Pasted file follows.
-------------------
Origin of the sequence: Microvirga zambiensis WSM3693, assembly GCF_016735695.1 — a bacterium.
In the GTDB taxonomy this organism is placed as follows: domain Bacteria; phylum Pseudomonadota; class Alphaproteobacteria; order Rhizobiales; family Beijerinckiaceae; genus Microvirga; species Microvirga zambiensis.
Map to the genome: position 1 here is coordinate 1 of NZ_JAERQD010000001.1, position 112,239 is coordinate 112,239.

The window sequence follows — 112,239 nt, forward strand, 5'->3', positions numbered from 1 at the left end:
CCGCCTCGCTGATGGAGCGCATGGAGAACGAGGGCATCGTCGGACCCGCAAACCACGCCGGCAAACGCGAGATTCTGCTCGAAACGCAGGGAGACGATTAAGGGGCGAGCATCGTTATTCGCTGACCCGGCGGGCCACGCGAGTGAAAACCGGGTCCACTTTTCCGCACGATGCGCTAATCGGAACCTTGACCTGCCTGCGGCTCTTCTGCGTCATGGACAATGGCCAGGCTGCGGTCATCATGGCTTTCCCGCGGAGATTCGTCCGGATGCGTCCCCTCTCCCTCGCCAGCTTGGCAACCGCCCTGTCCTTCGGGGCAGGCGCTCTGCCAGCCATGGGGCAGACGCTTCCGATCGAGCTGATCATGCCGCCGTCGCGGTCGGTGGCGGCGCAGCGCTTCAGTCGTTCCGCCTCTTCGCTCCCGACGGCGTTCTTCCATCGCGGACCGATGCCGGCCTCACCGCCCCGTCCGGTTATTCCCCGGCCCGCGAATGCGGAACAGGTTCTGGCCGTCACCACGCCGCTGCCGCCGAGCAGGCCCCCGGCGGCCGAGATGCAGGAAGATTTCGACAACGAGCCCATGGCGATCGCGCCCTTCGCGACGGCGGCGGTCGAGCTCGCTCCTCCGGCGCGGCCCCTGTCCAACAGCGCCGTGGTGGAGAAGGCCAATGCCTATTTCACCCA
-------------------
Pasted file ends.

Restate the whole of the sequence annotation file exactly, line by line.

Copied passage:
Origin of the sequence: Microvirga zambiensis WSM3693, assembly GCF_016735695.1 — a bacterium.
In the GTDB taxonomy this organism is placed as follows: domain Bacteria; phylum Pseudomonadota; class Alphaproteobacteria; order Rhizobiales; family Beijerinckiaceae; genus Microvirga; species Microvirga zambiensis.
Map to the genome: position 1 here is coordinate 1 of NZ_JAERQD010000001.1, position 112,239 is coordinate 112,239.

The window sequence follows — 112,239 nt, forward strand, 5'->3', positions numbered from 1 at the left end:
CCGCCTCGCTGATGGAGCGCATGGAGAACGAGGGCATCGTCGGACCCGCAAACCACGCCGGCAAACGCGAGATTCTGCTCGAAACGCAGGGAGACGATTAAGGGGCGAGCATCGTTATTCGCTGACCCGGCGGGCCACGCGAGTGAAAACCGGGTCCACTTTTCCGCACGATGCGCTAATCGGAACCTTGACCTGCCTGCGGCTCTTCTGCGTCATGGACAATGGCCAGGCTGCGGTCATCATGGCTTTCCCGCGGAGATTCGTCCGGATGCGTCCCCTCTCCCTCGCCAGCTTGGCAACCGCCCTGTCCTTCGGGGCAGGCGCTCTGCCAGCCATGGGGCAGACGCTTCCGATCGAGCTGATCATGCCGCCGTCGCGGTCGGTGGCGGCGCAGCGCTTCAGTCGTTCCGCCTCTTCGCTCCCGACGGCGTTCTTCCATCGCGGACCGATGCCGGCCTCACCGCCCCGTCCGGTTATTCCCCGGCCCGCGAATGCGGAACAGGTTCTGGCCGTCACCACGCCGCTGCCGCCGAGCAGGCCCCCGGCGGCCGAGATGCAGGAAGATTTCGACAACGAGCCCATGGCGATCGCGCCCTTCGCGACGGCGGCGGTCGAGCTCGCTCCTCCGGCGCGGCCCCTGTCCAACAGCGCCGTGGTGGAGAAGGCCAATGCCTATTTCACCCA